Theme 4: Using and managing data

About this theme

Use this guidance to understand the skills and training your organisation needs to use, share and manage data safely.

This video shows why developing these skills is so important for social care providers. 

1. Understand there are different types of data and know how data can be collected, kept up-to-date and shared using technology 

Data about someone you are supporting can be stored and shared digitally in different ways, for example, by inputting information into an app or sharing by text or email. Information relating to someone’s care may be classified as ‘personal data’, ‘special category data’ (which is more sensitive) or ‘confidential data’. There are different rules for handling these types of information.

Useful resources:

2. Understand my personal responsibilities for managing data, in line with legal requirements and my organisation’s policies, and know who I should speak to in my organisation if I have questions or concerns.  


Data protection law is set out in the Data Protection Act 2018 and General Data Protection Regulation (GDPR). The law states that everyone is responsible for protecting personal data and ensuring it is handled and used appropriately.

3. Understand that some information about people may be confidential and should only be accessed by those who need to see it.   


Confidential data means information that can identify someone, which they would expect to be kept private from those who do not need to see it (for example, information about a person’s health condition).

4. Understand that sharing relevant and necessary information (for example, if there are safeguarding concerns) can be as important as keeping information confidential.


Good information sharing is essential for providing safe and effective care. There are a range of guides to help you understand when, how and what information should be shared, and what should be kept confidential. If in doubt, speak to the responsible person in your organisation for data protection, your supervisor or manager.

5. Understand that people have a right to review and make choices about how their information is used, and know how to support them with this. 


Data protection law gives people certain rights, including the right to be informed about what data is held about them and the right to access their data. Supporting people to make choices about their personal data helps to promote their privacy, dignity and independence, and is important for providing quality care. 

6. Know how to record care information in an accurate, timely way using technology.


Good digital record keeping is important for providing quality, person-centred care. It helps to ensure people’s needs are met and that any risks are identified early. Digital records also ensure that people’s wishes and preferences are reflected in their care plans and help with continuity of care.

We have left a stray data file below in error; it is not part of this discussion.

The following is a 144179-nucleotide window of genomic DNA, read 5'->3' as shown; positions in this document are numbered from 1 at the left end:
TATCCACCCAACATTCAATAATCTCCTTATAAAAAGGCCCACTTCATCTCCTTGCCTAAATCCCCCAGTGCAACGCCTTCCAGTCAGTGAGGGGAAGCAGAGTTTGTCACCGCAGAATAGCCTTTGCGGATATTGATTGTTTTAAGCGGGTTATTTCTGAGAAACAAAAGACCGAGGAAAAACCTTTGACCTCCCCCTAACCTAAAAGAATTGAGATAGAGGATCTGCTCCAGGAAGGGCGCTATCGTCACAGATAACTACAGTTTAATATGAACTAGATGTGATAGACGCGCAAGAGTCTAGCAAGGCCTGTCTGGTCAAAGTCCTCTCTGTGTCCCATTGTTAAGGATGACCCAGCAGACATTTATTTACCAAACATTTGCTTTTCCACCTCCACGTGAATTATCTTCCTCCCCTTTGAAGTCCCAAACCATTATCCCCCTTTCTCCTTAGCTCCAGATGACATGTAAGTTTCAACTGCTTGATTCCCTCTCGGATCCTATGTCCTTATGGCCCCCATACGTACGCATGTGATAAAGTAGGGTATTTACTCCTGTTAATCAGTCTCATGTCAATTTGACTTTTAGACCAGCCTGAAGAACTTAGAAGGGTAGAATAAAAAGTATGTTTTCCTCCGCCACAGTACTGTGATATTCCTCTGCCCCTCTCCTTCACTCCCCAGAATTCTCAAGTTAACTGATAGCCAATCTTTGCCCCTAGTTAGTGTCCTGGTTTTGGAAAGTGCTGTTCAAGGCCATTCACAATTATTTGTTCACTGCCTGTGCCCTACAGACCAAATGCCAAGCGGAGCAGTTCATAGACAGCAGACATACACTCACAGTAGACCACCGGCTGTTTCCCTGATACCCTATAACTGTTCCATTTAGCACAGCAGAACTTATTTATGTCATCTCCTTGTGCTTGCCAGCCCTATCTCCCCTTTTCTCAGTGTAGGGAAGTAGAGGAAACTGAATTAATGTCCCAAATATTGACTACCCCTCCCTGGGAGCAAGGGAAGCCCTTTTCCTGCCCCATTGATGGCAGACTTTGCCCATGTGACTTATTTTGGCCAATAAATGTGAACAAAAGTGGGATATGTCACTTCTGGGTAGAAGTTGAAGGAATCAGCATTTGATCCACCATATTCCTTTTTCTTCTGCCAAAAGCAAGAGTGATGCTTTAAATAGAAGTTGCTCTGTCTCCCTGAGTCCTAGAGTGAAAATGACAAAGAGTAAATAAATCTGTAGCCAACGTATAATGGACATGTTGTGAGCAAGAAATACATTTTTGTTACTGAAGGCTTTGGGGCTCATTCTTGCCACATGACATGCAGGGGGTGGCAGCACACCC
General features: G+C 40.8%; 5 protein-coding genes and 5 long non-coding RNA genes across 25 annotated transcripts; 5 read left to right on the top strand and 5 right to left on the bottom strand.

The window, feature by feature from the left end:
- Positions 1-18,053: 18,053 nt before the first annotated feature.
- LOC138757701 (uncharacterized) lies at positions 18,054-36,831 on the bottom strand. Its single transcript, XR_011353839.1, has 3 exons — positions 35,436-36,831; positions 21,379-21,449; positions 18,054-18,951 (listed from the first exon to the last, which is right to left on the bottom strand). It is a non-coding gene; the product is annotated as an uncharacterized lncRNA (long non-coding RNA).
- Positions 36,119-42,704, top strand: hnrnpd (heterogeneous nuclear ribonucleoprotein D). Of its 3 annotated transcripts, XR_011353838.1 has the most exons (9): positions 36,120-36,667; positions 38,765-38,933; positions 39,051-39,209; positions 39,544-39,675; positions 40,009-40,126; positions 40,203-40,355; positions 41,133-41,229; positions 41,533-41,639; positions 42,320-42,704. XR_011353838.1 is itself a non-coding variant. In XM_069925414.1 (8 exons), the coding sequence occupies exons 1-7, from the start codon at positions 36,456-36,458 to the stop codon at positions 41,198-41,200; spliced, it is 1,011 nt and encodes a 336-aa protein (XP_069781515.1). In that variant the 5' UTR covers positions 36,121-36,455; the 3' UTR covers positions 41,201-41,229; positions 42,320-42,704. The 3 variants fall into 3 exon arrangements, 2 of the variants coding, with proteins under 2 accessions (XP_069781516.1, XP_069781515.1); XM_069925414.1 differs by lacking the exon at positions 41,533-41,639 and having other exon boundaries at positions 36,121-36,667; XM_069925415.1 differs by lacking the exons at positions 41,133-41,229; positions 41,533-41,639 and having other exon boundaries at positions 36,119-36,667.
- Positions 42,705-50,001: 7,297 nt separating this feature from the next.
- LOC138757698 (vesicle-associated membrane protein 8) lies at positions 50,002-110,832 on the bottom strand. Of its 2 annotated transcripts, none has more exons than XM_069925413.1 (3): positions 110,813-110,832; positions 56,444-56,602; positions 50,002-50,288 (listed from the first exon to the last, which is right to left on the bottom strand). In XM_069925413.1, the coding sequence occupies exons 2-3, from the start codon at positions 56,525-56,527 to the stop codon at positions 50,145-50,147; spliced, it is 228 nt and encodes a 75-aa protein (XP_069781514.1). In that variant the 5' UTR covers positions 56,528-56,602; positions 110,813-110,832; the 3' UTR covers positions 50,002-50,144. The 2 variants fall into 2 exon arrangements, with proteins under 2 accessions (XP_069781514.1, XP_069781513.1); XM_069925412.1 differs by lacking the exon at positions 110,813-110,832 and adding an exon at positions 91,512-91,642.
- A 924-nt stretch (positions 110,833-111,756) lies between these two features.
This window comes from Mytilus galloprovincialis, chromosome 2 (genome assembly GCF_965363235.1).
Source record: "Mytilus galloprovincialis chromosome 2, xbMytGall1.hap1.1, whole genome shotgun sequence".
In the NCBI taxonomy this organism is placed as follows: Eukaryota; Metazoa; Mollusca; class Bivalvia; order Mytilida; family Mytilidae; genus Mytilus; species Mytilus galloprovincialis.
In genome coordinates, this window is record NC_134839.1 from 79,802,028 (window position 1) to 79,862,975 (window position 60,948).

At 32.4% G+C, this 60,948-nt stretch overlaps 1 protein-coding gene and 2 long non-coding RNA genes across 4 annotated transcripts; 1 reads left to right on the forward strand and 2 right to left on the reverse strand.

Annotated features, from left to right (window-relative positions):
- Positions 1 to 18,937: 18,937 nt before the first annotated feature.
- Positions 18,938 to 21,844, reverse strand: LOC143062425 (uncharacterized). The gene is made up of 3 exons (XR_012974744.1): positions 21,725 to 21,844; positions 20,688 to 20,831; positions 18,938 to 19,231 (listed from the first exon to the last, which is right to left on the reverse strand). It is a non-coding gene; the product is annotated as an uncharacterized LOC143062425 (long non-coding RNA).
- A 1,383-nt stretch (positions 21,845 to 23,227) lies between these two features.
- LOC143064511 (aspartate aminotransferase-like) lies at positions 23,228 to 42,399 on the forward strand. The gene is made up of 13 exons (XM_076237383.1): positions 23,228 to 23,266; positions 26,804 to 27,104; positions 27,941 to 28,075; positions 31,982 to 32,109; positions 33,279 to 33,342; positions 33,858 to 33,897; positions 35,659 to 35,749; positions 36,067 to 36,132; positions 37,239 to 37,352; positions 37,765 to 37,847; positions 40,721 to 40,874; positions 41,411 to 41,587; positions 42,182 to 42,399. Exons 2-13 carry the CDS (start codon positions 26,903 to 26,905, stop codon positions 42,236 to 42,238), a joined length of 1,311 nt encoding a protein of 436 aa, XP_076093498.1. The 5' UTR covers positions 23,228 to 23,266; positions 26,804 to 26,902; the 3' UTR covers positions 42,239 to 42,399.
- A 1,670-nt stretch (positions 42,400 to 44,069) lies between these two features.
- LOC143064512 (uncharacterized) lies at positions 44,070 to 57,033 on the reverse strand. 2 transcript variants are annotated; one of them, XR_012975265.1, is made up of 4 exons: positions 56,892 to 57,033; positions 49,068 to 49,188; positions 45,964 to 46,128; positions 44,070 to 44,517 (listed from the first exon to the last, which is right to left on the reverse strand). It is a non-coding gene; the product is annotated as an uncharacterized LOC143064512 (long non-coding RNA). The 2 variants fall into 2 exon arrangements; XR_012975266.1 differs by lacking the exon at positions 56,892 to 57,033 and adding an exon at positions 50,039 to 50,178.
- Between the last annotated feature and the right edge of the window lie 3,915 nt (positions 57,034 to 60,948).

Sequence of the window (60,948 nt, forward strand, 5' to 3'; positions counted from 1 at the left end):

7. Understand that when finding and using information online, I should use reliable, trustworthy sources.


Not all information on the internet is accurate, up-to-date or trustworthy. In the first instance, search for information on trusted websites such as the CQC, Skills for Care, Social Care Institute for Excellence (SCIE), Local Government Association, NHS.UK, GOV.UK  and similar. If in doubt, speak with your supervisor or manager.

Knowledge criteria Additional information Useful resources

8. Support and develop others to understand the importance of good data management. 

Supporting and upskilling others to understand the importance of and how to practice good data management is essential for running a quality social care service. There are a range of resources to help with developing staff skills.

9. Assure people who use my service that information about them is treated confidentially and in a way that complies with data protection legislation, and that staff respect their privacy. 


Learning from peers is one of the most common ways people develop their digital skills. You can support your colleagues by:

  • Promoting the use of technology to support quality care
  • Demonstrating how you personally use technology in a safe and effective way
  • Providing advice if you see common mistakes or unsafe practices
  • Keeping your own technical skills up-to-date

10. Understand how to choose the right technology for my service to support good data management.

Email is widely used for communicating and sharing information day-to-day. Because health and care information is sensitive, it is important it is protected and the email system used meets the secure email standard.

In addition to email, digital social care record (DSCR) systems allow information to be shared securely and in real-time with the right people across the health and social care sector. There are a range of resources to help care providers choose the right DSCR system for their service and funding is also available. 

11. Know how to analyse and present data about my service and use data to improve service quality.


There are many care technologies designed to specifically support the management of quality and governance within the social care sector. However, having the skills to analyse and present data about your service can also help with returning information to regulators or commissioners and with business audits. It can also help you to identify trends and support continuous improvement in your service, in line with the CQC’s key questions and quality statements.

Knowledge criteria Additional information Useful resources